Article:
It is true that in WordPress themes, some options are necessary. When designing and building a theme, it’s important to distinguish what options fit the actual intent of the design, and what options are being added for the sake of adding them.
You can often figure out which is which by tracking common pain points.
One way to do this is through support requests. On WordPress.com, we have a dedicated, talented team of Happiness Engineers who interact with customers every day. As Gary Murray wrote in a recent post, support teams are an important link between our work and our customers, and an invaluable wealth of information.
For themes, the support requests often involve how to set up a theme or use different options (which is why making themes that just work from the get-go is important). But other requests have to do with customizing a theme in specific ways. Some are unique to a customer’s specific goals; others come up again and again from different customers, either in the same theme or across several different themes.
In the Ixion theme, we recently added an option to control the opacity of the overlay used on front page photos, after several customers asked about changing or removing it.
One purpose of the dark overlay is to ensure the text on top is legible against the photo. But if you’re starting with a photo that’s already pretty dark, the overlay isn’t needed and can make it hard to distinguish details in the photo. We were able to add this option while maintaining the original appearance, so customers who weren’t troubled by the opacity didn’t know the change happened.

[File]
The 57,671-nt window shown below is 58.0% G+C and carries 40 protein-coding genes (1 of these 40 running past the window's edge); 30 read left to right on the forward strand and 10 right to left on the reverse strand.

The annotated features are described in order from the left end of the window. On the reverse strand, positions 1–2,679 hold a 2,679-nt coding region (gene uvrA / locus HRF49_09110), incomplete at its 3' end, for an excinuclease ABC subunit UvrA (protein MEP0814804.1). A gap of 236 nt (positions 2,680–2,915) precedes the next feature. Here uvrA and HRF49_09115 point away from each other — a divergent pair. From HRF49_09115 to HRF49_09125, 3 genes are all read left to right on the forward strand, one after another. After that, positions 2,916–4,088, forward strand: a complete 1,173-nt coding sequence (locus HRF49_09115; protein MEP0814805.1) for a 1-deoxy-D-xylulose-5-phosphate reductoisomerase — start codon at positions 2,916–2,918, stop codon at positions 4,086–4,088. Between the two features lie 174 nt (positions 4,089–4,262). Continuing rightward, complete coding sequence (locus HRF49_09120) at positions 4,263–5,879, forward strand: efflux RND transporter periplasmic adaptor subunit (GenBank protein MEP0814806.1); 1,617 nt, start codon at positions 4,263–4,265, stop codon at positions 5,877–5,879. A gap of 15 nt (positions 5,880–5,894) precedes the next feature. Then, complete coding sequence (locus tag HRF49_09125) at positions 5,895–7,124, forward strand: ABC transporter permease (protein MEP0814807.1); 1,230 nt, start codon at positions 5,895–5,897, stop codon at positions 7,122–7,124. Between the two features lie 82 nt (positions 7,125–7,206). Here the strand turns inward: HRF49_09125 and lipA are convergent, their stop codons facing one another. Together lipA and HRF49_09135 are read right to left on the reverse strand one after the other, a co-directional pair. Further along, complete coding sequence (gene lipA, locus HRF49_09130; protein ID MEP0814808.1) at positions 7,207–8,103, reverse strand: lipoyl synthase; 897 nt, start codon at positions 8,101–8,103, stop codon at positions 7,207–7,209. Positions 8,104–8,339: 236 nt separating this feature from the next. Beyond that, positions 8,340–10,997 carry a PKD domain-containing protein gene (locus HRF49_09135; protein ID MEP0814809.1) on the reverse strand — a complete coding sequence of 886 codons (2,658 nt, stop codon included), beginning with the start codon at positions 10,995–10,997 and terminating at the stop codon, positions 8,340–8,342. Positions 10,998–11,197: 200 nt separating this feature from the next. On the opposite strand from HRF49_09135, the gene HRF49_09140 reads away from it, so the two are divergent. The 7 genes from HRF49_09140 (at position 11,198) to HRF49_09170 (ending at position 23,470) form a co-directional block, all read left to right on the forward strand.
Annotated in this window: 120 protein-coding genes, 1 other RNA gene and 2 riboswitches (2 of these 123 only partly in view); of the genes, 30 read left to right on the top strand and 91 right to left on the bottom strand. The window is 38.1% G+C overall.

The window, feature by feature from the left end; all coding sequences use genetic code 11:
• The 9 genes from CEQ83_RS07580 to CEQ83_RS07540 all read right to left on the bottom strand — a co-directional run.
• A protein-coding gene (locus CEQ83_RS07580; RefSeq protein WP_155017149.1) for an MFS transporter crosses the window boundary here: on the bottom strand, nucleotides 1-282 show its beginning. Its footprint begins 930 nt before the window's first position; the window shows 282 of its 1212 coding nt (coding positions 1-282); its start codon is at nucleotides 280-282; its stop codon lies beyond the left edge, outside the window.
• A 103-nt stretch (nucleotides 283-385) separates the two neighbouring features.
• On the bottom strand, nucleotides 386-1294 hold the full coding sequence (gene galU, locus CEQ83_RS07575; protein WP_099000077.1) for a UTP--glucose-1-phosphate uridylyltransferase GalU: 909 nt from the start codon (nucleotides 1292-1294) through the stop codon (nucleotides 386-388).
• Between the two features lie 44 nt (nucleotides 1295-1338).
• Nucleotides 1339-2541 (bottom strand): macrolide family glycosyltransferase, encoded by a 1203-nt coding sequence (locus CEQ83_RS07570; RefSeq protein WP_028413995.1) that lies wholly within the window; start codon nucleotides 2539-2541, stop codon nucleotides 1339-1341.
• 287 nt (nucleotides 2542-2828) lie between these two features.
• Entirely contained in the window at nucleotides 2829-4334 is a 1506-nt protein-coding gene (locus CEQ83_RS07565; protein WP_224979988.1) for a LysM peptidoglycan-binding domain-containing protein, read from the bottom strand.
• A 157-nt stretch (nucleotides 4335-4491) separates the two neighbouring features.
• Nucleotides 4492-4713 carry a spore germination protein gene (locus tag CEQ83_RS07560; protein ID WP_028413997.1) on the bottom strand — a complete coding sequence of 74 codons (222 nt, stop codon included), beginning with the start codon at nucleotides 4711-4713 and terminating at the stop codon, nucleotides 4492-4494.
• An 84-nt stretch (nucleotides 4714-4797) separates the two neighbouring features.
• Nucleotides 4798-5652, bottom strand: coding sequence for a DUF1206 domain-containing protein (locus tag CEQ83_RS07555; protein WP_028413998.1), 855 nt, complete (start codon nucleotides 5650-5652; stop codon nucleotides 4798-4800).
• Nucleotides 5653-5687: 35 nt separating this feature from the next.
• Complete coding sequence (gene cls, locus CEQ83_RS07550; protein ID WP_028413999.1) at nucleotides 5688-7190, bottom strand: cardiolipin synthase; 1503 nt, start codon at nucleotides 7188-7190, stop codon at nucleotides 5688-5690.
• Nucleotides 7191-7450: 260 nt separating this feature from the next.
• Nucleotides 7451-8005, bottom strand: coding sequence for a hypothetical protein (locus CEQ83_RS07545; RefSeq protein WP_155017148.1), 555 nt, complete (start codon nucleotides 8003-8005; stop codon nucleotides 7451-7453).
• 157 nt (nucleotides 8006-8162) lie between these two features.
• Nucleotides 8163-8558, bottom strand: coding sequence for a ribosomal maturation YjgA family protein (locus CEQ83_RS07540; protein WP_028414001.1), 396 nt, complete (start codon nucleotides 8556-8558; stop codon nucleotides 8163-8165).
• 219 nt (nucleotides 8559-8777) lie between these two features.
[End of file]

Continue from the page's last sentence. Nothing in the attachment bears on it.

Another feature that came from frequent customer requests was Content Options. A brainchild of Thomas Guillot, Content Options are a way for customers to make small visual changes on their site, like hiding the date, author name, or featured images. Rather than adding the options to individual themes, it’s a feature available in Jetpack and WordPress.com that themes can support. That way, the options are available in several themes and implemented exactly the same way.
Both additions were guided by the goal of keeping things simple, balanced with following actual customer requests.
When looking at adding options to a theme, there are a few things that can help to keep things simpler: